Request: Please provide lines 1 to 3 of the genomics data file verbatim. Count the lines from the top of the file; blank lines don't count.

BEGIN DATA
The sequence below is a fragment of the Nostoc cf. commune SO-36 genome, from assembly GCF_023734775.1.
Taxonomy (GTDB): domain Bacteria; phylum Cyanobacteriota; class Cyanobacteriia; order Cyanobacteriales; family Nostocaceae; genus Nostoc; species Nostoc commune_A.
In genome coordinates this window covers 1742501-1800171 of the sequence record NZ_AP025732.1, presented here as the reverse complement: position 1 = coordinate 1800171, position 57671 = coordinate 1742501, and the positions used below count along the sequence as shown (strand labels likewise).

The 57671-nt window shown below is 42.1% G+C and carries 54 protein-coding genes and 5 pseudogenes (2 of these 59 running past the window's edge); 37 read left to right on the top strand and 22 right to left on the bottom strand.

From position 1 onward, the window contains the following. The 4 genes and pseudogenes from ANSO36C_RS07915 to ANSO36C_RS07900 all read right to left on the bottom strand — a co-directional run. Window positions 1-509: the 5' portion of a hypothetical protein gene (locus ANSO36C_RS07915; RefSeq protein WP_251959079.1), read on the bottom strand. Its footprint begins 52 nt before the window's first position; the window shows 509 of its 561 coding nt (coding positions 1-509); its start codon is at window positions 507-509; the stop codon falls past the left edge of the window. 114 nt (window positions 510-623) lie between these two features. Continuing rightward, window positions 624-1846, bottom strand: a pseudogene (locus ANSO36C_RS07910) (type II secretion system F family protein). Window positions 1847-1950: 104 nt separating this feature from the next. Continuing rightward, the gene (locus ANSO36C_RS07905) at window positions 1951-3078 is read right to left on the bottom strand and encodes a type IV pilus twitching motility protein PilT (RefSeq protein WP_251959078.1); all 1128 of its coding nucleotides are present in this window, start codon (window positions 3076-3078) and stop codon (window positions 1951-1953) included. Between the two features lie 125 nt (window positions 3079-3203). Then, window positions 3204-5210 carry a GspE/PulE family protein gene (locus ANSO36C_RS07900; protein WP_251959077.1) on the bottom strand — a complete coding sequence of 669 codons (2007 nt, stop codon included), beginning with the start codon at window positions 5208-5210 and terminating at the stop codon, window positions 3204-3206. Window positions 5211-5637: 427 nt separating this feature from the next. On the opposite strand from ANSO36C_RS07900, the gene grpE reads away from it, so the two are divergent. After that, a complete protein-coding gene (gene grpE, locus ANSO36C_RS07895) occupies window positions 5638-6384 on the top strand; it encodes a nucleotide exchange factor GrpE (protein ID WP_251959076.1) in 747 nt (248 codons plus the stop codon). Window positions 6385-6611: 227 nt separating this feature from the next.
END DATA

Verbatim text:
The sequence below is a fragment of the Nostoc cf. commune SO-36 genome, from assembly GCF_023734775.1.
Taxonomy (GTDB): domain Bacteria; phylum Cyanobacteriota; class Cyanobacteriia; order Cyanobacteriales; family Nostocaceae; genus Nostoc; species Nostoc commune_A.
In genome coordinates this window covers 1742501-1800171 of the sequence record NZ_AP025732.1, presented here as the reverse complement: position 1 = coordinate 1800171, position 57671 = coordinate 1742501, and the positions used below count along the sequence as shown (strand labels likewise).